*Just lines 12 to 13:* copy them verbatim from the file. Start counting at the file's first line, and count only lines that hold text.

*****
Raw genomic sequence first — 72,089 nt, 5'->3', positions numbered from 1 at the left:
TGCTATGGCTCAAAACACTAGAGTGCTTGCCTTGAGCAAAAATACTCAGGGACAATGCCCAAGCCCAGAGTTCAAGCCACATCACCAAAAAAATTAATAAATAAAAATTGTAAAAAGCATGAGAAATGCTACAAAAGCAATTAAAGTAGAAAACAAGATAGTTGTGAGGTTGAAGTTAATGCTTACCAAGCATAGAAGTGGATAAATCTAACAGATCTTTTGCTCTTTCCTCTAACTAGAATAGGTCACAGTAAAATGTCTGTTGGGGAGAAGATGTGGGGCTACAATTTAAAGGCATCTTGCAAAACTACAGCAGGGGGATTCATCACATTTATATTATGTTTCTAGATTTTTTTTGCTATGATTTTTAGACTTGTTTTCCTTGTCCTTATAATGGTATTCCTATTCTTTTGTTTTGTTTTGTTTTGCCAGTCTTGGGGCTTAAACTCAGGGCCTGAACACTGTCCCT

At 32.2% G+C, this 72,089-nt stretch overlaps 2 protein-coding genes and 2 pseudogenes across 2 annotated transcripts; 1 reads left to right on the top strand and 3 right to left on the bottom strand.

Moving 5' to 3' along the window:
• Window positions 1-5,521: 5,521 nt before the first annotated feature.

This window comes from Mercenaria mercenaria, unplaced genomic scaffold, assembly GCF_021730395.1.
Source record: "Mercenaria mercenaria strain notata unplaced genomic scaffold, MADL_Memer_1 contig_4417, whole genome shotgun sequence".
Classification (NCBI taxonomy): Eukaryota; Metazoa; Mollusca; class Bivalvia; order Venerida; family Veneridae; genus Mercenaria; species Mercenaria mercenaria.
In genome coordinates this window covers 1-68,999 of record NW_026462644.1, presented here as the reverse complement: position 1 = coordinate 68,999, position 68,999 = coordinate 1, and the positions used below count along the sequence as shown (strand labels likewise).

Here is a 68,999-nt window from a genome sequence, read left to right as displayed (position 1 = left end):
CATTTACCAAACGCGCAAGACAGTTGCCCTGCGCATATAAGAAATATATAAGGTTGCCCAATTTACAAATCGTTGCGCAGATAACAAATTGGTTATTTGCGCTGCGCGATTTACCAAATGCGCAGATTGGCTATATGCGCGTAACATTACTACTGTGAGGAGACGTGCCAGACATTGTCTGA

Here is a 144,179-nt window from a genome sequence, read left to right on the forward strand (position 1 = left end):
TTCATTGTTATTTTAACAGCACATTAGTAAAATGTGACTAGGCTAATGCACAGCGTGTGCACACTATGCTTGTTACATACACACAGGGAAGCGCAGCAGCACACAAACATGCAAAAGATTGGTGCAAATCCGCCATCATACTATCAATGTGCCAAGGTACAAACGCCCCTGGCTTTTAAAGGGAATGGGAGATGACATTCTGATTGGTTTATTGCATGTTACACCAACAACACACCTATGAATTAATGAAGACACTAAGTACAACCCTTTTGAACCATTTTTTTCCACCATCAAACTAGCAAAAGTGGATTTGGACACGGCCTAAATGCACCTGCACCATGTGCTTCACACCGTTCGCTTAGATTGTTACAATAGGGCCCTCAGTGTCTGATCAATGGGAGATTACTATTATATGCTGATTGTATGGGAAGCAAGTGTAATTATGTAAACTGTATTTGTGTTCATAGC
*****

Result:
Here is a 144,179-nt window from a genome sequence, read left to right on the forward strand (position 1 = left end):
TTCATTGTTATTTTAACAGCACATTAGTAAAATGTGACTAGGCTAATGCACAGCGTGTGCACACTATGCTTGTTACATACACACAGGGAAGCGCAGCAGCACACAAACATGCAAAAGATTGGTGCAAATCCGCCATCATACTATCAATGTGCCAAGGTACAAACGCCCCTGGCTTTTAAAGGGAATGGGAGATGACATTCTGATTGGTTTATTGCATGTTACACCAACAACACACCTATGAATTAATGAAGACACTAAGTACAACCCTTTTGAACCATTTTTTTCCACCATCAAACTAGCAAAAGTGGATTTGGACACGGCCTAAATGCACCTGCACCATGTGCTTCACACCGTTCGCTTAGATTGTTACAATAGGGCCCTCAGTGTCTGATCAATGGGAGATTACTATTATATGCTGATTGTATGGGAAGCAAGTGTAATTATGTAAACTGTATTTGTGTTCATAGC